It is possible to bring clarity to the ivermectin debate

A lot has been written lately at American Thinker regarding ivermectin.  Here's a slightly different take that examines not only ivermectin's use, but also the benefits of repurposing drugs that have already passed FDA muster.

First off, ivermectin is safe.  (Disclaimer: This column does not offer medical advice.  Always consult your physician before deciding to take any medicine.)

Currently, in the United States, ivermectin is administered to humans in pill form to treat internal parasites, as a topical cream for rosacea, and in either form to treat scabies.  Similarly, it is administered to animals to treat both internal and external parasites as an injectable (hurts like heck), a pour-on, and an edible paste.  Sometimes it comes mixed with other drugs to treat horses, but I use the straight stuff on my pigs.  I have all three forms on the shelf at home but have found the paste to be the easiest to administer.  Pigs will gobble down a dose wrapped in a piece of bread before they can taste it.  If I get it on my hands, I just wash it off.

It's getting on toward Halloween.  Must be why the fear-mongers are out in such force.  Although the latest reporting that ivermectin poisoning was crowding the hospitals has been debunked, there's probably more of this sort of thing right around the corner.  I just couldn't understand why the pro-vaccine fanatics would make such fools of themselves, so I took a stroll through the literature to see what I might be missing.

In 1988, ivermectin was first used on humans in Africa during campaigns to eradicate a number of parasitic worm infections, including the horrific disfiguring disease lymphatic filariasis, and river blindness.  It's now being looked at as a potential treatment for malaria.  It may even work as a cancer treatment.  It was lauded as a miracle drug, and, so far, more than a billion doses have been administered.

As of the end of 2016, scientists published a study of adverse reporting on ivermectin contained in VigiBase.  This global database, with information originating in 125 countries, contained just 1,668 reports regarding ivermectin covering more than 30 years of administering more than a billion doses.

A quarter of all reports were for itching and another 20% for headache and dizziness.  The scientists identified 48 reports of serious neurological effects for clinical review.  Two patients died.  One asphyxiated five days after a dose.  The other was in septic shock with multiple-organ failure when parasites were found and treated with ivermectin.  That patient never recovered.  The handful of patients remaining may have been subject to a number of issues such as the presence of other diseases, drug-on-drug interactions, a genetic mutation of their mdr-1 gene, or high loa loa parasite presence.  These numbers are so low that they have no statistical significance.

And for calls to poison control centers?  Well, ivermectin tastes terrible, as in really, really bad, even when covered in apple flavoring, so that might account for some of it.  Another study in NIH's database reports that an acute toxic dose is about 250 times the therapeutic dose.  That's around 60 vials of horse paste.  'Nuff said?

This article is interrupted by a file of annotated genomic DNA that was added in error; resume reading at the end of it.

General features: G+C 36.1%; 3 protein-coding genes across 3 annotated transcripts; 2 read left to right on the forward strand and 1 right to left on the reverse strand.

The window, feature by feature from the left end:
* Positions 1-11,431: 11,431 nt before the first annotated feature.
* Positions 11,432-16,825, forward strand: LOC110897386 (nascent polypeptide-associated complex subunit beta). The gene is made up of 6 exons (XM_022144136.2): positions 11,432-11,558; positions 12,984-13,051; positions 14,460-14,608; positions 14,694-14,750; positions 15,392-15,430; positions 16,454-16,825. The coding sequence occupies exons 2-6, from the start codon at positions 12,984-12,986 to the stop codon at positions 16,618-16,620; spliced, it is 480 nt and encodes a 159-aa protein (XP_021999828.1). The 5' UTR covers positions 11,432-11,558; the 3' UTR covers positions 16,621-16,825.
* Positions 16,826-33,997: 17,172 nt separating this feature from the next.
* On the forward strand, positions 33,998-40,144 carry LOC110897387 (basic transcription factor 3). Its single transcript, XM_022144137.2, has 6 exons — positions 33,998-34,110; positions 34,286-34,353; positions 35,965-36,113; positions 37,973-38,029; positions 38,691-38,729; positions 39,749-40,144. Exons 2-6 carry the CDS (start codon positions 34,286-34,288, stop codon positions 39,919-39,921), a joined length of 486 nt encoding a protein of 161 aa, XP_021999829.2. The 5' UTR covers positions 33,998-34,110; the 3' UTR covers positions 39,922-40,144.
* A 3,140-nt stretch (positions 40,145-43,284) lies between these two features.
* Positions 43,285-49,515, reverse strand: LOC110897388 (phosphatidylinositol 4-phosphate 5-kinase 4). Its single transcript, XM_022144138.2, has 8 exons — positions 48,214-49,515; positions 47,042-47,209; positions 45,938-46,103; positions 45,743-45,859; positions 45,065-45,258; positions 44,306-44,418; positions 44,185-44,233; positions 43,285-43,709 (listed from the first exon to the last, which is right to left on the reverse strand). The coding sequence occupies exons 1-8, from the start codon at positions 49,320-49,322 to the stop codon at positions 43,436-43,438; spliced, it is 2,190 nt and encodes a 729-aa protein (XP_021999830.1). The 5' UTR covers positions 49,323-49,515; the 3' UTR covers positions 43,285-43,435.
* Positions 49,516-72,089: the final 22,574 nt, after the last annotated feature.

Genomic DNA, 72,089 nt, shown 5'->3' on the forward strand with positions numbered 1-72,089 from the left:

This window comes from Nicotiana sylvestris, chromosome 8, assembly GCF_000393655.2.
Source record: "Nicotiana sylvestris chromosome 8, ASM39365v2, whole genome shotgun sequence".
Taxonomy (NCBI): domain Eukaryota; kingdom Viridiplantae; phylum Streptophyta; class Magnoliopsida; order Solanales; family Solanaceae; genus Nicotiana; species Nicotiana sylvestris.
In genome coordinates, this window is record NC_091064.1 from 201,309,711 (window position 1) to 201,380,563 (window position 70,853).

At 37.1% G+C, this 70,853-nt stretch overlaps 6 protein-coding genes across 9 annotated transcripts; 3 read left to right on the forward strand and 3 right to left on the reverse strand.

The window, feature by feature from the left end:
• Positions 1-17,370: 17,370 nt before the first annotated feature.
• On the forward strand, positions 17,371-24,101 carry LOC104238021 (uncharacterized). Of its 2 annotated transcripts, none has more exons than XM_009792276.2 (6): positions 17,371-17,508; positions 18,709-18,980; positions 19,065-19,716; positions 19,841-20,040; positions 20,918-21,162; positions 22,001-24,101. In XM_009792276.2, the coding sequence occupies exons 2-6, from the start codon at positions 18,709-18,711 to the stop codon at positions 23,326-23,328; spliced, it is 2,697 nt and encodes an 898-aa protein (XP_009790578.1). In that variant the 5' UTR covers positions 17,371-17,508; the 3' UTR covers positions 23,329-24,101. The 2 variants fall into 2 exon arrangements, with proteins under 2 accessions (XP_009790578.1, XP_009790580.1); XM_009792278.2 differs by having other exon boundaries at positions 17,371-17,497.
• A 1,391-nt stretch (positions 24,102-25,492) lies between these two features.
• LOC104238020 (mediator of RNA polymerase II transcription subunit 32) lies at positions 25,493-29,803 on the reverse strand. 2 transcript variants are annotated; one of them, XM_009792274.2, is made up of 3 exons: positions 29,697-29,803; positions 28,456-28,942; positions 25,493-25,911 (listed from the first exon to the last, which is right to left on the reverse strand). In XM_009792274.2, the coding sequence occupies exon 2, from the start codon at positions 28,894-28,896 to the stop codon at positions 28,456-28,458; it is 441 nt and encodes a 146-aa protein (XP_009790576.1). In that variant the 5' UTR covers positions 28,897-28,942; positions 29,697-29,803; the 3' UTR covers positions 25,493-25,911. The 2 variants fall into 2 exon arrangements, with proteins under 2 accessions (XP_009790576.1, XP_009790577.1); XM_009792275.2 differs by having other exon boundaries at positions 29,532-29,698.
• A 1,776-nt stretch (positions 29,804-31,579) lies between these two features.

Secondly, medical research exists in part to find usable medicines, for prevention, treatment, and cure of disease.  Finding a new drug is time-consuming and requires genius to recognize potential, diligence to carry on the repetitive work to uncover utility, and millions of dollars over 10 to 15 years of testing and trials.  Most drug trials do not lead to a viable product.

Thus, it is both medically and financially prudent to re-examine drugs already in use for "repositioning," "repurposing," or "off-label" use.  The advent of A.I. in the pharmacological field has sent medical research leaping and bounding in this area.  The costly and time-consuming safety trials are already completed on in-use compounds.  Anyone truly seeking to help people would of course opt for sooner rather than later, and proven safe rather than pending.  Effectiveness requires a much shorter duration of testing.

As regards the hysterical reporting out of the left that ivermectin is not an FDA-approved drug for the pandemic, in January 2021, a paper was published regarding repurposing ivermectin for efficacious use against COVID.  Say what you will about the FLCCC, and I like them; they do their homework.  Here is a preprint of one of their papers that lists many trials of ivermectin.  For those who enjoy following the science, there you go.

Ivermectin is safe.  It is likely that very soon it will be proved to be satisfactorily efficacious in preventing and treating SARS-CoV2.  Those jumping the gun and trying out their own home remedies don't seem to be hurting anyone, not even themselves.

Anony Mee is a retired public servant and raises American Guinea Hogs.

Image: Ivermectin tablet packaging by TajPharmaceuticalsLtd.  CC BY-SA 4.0.

To comment, you can find the MeWe post for this article here.